School Board honors Merit Scholars, hears updates on construction, technology

By Jamie M. Dobbs

At the Bryant School Board meeting that took place Monday, Sept. 20, started off with the recognitions of two National Merit Scholarship semi-finalists, Bradley Aldridge and Marrissa Thornberry, and the Bessie B. Moore Award winner for Economics Tammy Lambert.

Aldridge, a senior, is currently ranked No.1 in his class with a 4.2 GPA and he plans to attend the University of Alabama in the fall and later enroll in law school.

Thornberry, also a senior, plans to attend Ouachita Baptist University and major in psychology.[more]

According to the National Merit Scholarship Corporation, the Program is an academic competition that students can enter based off of their preliminary SAT/National Merit Scholarship Qualifying Test. There are approximately 1.5 million entrants but only 16,000 of the highest scoring students in each state are named semi-finalist.

Brittany Jones, Student Senate President, addressed the board and those present with the senate report. According to Jones, the Student Senate has been hard at work since school began preparing for BHS Homecoming. Spirit week has already been planned by the senate along with advertising for Homecoming being done around the city.

The Facility Report was then given by architect Brooks Jackson to inform the board of the construction progress that has been made around the various campuses. Over the summer, Pine Street was extended, parking lots were completed, buildings 3 and 15 were completed and punched, and the Robert L. Davis floor was finished and punched. Jackson went on to explain that there are projects that are still taking place around the schools as the year progresses. Observations are being made weekly, all construction work is moving along at a steady pace, he said. Building 11 has been removed, cutting is in process and the service road from north to the kitchen area has been cut to grade. Jackson indicated he is pleased with the progress that is taking place and looks to have all of the projects that are currently underway, finished on deadline.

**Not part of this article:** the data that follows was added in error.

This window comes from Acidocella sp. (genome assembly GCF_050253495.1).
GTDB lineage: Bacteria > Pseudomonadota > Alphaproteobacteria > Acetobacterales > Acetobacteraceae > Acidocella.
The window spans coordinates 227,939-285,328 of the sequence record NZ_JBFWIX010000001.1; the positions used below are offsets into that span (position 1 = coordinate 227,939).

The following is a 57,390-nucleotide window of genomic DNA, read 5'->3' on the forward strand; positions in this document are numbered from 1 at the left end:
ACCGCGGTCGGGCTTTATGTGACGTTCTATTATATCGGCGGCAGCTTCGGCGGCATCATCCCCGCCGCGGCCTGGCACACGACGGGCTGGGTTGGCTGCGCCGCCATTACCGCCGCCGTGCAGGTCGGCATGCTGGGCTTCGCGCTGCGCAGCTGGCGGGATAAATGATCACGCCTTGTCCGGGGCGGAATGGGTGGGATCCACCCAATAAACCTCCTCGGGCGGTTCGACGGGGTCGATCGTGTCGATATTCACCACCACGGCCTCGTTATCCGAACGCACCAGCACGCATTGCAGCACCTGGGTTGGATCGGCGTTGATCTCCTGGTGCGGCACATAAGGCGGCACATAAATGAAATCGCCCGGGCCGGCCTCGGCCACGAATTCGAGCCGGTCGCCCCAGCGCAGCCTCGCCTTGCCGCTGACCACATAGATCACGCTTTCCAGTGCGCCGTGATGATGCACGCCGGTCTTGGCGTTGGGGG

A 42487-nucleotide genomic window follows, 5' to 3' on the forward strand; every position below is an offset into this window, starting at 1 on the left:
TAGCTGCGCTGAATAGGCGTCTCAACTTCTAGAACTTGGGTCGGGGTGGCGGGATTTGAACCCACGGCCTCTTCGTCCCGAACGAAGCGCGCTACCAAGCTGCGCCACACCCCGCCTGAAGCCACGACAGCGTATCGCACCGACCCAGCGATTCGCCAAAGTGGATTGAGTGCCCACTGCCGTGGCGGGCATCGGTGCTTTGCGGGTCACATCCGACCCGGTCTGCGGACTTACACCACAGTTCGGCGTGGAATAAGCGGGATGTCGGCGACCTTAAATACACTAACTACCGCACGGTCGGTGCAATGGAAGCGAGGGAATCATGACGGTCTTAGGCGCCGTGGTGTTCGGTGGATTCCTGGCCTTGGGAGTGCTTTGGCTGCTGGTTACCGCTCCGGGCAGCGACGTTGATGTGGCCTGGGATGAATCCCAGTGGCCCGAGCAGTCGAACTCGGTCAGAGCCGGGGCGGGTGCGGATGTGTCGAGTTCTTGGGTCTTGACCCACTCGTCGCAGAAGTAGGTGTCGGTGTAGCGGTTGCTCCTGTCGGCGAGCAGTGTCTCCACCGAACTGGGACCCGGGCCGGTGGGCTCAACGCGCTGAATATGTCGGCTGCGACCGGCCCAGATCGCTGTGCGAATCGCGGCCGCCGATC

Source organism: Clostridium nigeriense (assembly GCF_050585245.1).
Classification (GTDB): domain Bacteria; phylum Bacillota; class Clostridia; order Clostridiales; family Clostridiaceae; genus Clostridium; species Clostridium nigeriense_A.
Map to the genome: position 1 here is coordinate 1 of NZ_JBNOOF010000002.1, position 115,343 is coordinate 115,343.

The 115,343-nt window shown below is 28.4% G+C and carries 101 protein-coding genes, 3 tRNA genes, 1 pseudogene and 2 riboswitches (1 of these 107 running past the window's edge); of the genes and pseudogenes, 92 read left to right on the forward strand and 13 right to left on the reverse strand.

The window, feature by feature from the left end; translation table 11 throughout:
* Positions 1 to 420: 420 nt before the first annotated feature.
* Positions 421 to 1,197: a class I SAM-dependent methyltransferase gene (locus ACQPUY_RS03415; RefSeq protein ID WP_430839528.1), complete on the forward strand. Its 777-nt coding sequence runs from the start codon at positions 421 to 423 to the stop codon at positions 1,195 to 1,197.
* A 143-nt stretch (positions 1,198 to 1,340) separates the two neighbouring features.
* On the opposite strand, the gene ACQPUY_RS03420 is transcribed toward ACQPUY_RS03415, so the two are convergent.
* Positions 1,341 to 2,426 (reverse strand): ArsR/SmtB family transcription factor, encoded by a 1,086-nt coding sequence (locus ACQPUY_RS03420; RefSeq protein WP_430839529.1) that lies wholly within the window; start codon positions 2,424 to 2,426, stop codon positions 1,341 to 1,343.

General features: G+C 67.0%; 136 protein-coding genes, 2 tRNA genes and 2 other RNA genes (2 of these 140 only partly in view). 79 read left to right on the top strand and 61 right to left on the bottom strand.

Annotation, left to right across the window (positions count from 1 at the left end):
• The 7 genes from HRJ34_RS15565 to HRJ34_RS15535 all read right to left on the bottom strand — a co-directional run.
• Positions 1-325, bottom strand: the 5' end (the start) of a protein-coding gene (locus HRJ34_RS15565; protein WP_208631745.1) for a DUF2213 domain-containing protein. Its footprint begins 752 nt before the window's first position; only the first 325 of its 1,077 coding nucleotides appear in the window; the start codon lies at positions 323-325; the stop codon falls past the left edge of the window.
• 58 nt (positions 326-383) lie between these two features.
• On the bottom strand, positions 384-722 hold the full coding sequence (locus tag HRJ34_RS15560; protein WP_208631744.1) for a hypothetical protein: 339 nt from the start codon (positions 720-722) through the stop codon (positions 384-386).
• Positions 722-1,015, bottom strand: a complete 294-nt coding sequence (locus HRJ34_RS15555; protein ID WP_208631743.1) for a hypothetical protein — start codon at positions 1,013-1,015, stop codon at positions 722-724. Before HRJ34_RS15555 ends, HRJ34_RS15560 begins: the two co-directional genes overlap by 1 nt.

After a look at the construction progress, the board was presented with information from Dr. Debbie Bruick and Lynn Harrison, Bryant School District Gifted Program Administrator, concerning the Advanced Placement classes and the Concurrent Credit classes that are offered at Bryant High School. As of now, 16 Advanced Placement and Concurrent Credit classes are available for the students to enroll in. Interest from students and class numbers determine whether or not a class will be offered any particular semester.

Bryant High School currently partners with the University of Arkansas at Little Rock (UALR) to offer the Concurrent Credit classes to those students who qualify with their overall GPA and test scores. If the students qualify, they are allowed to take the courses and receive the college credit free of charge.

Bruick went on to address the board with some follow-up information from last month’s meeting concerning the free and reduced lunch students. Supplemental Service Providers (SES) are now having to be offered to the free and reduced lunch students at the schools that fall into the Title I category of School Improvement. A list of outside providers is being given to the parents of these students and they are then allowed to choose a provider to aid their child in tutoring. Each Title I student will have a predetermined amount of money that is dedicated to SES and a model contract will be completed by all incoming SES providers.